In the last 5 years, the field of Machine Learning has been revolutionized by the success of Deep Learning. Thanks to the increasing availability of data and computations, we now are able to train very complex and deep models to solve challenging tasks better than we ever did.

Nevertheless, Deep Learning is successful when the network architecture exploits properties of the data, allowing efficient and principled learning. For example, convolutional neural networks (CNNs) revolutionized computer vision because the network architecture has been specifically designed to deal with images. The main characteristic of CNNs is to be equivariant to translation: if the input is translated, so is the output. The translation equivariance property is extremely valuable in dense tasks such as segmentation. For global tasks such as object recognition, translation invariance is sought: a translation of the input image should not result in a change of class. This property of images and the adapted CNN architecture enables the spatial sharing of weights that dramatically reduces the number of parameters to be learned. By exploiting translation equivariance, CNNs exhibit lower computational and learning complexities on data that satisfies this property.

Beyond images, we need architectures adapted to other kinds of data, encoding both domain specific knowledge and data specific characteristics. For instance, spherical data is very common in (i) climate science with data on the Earth, (ii) in cosmology, where most observations are made from the Earth (see Figure 1), and (iii) in virtual reality, where one often works with user-centered 360° images. Spherical data is represented by pixels that live on the sphere. They are like curved images, but without borders and a potentially arbitrary orientation. Similarly to images, we’d like our architectures to exploit properties of the spherical domain. Instead of translation, the spherical domain naturally suggests equivariance to the rotation group SO(3): a rotation of the input implies the same rotation of the output.

Figure 1: Example maps on the sphere: (left) the cosmic microwave background (CMB) temperature map from Plank, (middle) map of galaxy number counts, and (right) simulated weak lensing convergence map.

So far, two approaches have been followed. In the first, the data is transformed using a planar projection and a modified CNN is applied (see for example [1]). This strategy has the advantage to be built on top of a traditional CNN and hence to be efficient. Nevertheless, the distortions induced by the projection make the translation equivariance property of CNNs different from the desired rotation equivariance. In simple words, we are destroying the spherical structure of the data. The second approach [2, 3] leverages the convolution on the SO(3) rotation group. This convolution is a generalization of the planar convolution for the sphere and similarly it can be performed by a multiplication in the spectral/Fourier domain. In this case, rotation equivariance is naturally obtained. However, the computational cost of the spectral projections (Fourier transforms) is important, limiting the size and the depth of these architectures.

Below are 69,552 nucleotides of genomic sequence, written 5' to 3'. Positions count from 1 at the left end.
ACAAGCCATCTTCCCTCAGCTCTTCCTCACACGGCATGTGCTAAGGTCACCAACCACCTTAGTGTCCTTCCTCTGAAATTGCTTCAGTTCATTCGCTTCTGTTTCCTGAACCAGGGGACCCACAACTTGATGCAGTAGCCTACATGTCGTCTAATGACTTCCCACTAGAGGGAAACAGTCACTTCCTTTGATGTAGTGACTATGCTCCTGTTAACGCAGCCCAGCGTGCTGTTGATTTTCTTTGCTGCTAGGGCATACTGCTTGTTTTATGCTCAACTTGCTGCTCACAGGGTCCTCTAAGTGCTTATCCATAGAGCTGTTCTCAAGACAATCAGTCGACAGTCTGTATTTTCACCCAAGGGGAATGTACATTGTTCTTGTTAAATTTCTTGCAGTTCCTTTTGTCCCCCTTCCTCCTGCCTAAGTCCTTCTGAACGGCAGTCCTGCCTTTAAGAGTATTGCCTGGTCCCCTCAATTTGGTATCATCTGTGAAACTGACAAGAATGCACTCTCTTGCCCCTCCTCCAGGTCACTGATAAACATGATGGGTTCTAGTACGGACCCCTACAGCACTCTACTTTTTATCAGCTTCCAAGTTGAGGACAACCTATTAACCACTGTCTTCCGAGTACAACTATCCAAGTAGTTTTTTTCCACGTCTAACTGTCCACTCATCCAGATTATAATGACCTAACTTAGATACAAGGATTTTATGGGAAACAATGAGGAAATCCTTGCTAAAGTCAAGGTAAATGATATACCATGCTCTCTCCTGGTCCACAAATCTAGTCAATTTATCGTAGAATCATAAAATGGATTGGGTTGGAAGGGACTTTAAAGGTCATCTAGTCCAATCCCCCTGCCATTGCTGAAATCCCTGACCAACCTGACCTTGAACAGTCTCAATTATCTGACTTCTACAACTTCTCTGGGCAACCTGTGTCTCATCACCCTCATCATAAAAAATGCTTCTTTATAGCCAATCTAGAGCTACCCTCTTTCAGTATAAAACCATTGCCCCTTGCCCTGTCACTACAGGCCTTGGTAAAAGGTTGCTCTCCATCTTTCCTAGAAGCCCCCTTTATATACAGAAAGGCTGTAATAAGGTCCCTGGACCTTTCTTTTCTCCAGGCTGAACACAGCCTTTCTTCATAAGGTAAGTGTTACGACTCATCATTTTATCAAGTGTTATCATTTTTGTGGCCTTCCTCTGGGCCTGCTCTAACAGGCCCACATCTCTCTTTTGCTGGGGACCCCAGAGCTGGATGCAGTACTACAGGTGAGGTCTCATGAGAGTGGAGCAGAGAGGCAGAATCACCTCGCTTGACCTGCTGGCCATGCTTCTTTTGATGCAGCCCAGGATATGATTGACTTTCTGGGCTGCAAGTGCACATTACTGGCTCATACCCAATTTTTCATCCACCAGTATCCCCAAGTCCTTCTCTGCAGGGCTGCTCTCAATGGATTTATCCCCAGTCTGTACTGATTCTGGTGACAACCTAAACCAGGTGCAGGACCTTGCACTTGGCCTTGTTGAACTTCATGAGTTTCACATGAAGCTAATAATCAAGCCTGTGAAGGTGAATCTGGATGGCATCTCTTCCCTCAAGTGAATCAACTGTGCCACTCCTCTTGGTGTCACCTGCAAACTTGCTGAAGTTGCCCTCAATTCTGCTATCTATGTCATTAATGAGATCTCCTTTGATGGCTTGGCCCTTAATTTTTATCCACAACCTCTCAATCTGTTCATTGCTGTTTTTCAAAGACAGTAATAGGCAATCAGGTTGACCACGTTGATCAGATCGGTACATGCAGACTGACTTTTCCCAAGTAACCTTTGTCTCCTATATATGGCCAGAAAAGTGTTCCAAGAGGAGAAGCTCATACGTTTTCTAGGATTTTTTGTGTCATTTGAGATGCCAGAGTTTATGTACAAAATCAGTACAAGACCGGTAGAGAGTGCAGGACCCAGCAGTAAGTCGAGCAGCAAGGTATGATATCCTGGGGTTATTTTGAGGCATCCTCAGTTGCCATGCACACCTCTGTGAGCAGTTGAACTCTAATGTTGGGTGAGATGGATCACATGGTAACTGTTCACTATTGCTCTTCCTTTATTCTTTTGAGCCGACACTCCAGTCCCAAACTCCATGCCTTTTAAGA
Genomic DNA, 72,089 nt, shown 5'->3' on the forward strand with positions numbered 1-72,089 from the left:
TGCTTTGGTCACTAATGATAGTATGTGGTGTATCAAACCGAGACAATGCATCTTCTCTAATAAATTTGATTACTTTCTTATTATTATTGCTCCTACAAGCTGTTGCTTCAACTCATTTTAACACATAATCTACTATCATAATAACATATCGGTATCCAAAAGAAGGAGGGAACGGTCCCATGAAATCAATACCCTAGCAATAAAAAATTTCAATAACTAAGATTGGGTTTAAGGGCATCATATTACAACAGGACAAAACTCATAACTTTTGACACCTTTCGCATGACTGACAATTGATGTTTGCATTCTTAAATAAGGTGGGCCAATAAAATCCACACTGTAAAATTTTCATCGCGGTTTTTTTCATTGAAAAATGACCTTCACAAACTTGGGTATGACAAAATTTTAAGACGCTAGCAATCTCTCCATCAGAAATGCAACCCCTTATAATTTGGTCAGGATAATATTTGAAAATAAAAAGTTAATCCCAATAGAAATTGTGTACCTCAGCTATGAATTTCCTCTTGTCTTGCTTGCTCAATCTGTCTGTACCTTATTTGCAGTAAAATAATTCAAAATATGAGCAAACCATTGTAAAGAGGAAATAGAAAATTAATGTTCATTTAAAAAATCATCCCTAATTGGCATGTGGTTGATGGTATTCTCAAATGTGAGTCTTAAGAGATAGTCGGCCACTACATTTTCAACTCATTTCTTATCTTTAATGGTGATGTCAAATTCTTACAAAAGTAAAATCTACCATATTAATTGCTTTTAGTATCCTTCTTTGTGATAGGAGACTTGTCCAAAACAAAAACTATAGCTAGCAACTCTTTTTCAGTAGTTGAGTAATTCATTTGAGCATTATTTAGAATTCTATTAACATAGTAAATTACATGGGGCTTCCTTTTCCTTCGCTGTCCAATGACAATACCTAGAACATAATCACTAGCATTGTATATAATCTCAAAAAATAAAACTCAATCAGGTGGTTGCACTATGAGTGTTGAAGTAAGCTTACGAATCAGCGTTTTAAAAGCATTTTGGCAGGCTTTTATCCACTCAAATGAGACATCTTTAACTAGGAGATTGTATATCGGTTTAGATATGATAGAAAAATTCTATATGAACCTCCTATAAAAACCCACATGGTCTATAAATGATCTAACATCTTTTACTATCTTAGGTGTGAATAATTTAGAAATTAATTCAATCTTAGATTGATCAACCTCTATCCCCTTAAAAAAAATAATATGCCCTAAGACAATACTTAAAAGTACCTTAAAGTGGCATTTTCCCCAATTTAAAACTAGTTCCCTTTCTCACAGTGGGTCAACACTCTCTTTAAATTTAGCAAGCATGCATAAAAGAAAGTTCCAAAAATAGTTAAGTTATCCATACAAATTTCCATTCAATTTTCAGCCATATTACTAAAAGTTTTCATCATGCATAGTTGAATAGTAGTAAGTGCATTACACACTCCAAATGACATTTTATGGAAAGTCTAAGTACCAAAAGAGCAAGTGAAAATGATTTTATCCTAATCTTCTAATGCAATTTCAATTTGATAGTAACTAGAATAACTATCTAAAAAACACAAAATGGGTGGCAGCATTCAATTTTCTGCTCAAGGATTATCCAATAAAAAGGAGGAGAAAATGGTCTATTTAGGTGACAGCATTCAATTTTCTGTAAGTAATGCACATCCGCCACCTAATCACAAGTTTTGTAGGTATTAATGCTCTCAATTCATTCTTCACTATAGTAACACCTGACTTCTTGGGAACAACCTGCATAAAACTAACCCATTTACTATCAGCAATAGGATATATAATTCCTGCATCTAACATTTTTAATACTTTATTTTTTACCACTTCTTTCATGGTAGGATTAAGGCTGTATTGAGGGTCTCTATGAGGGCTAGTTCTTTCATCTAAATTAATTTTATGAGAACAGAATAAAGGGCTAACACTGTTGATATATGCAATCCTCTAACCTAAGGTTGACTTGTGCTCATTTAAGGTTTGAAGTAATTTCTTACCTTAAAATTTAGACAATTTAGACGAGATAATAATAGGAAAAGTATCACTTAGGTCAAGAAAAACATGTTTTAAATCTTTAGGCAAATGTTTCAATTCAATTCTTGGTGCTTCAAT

In this project, you will work with an architecture that is almost rotation equivariant while remaining computationally inexpensive. [4, 5] The idea is to perform the convolution on a graph that approximates the sphere. The graph is a discrete model of the continuous 2D manifold. Similar to the traditional convolution, the graph convolution can be performed with a weighted average of neighboring pixels. Thanks to this property, we avoid computing Fourier transforms and obtain an operation with complexity linear in the data size.

Figure 2: DeepSphere [5] overall architecture, showing here two convolutional layers acting as feature extractors followed by a fully connected layer with softmax acting as the classifier.

Project Goal. We aim here at making an extensive theoretical and empirical characterization of this new technique and benchmark it against the other spherical CNN architectures. In particular, the student will (i) collect and build some meaningful datasets, (ii) deal with the sphere pixelization as different architectures require different samplings, (iii) produce a reproducible research pipeline. This master thesis could potentially lead to a publication in a Machine Learning conference.

Prerequisites. Good knowledge of (Deep) Machine Learning and Python programming.


At their convenience, the student can work at EPFL or ETHZ.


  1. Boomsma, W., & Frellsen, J. (2017). Spherical convolutions and their application in molecular modelling.
  2. Cohen, T. S., Geiger, M., Köhler, J., & Welling, M. (2018). Spherical CNNs.
  3. Esteves, C., Allen-Blanchette, C., Makadia, A., & Daniilidis K. (2017). Learning SO(3) equivariant representations with spherical cnns.
  4. Khasanova, R., & Frossard, P. (2017). Graph-based classification of omnidirectional images.
  5. Perraudin, N., Defferrard, M., Kacprzakc, T., & Sgier, R. (2018). DeepSphere: Efficient spherical Convolutional Neural Network with HEALPix sampling for cosmological applications.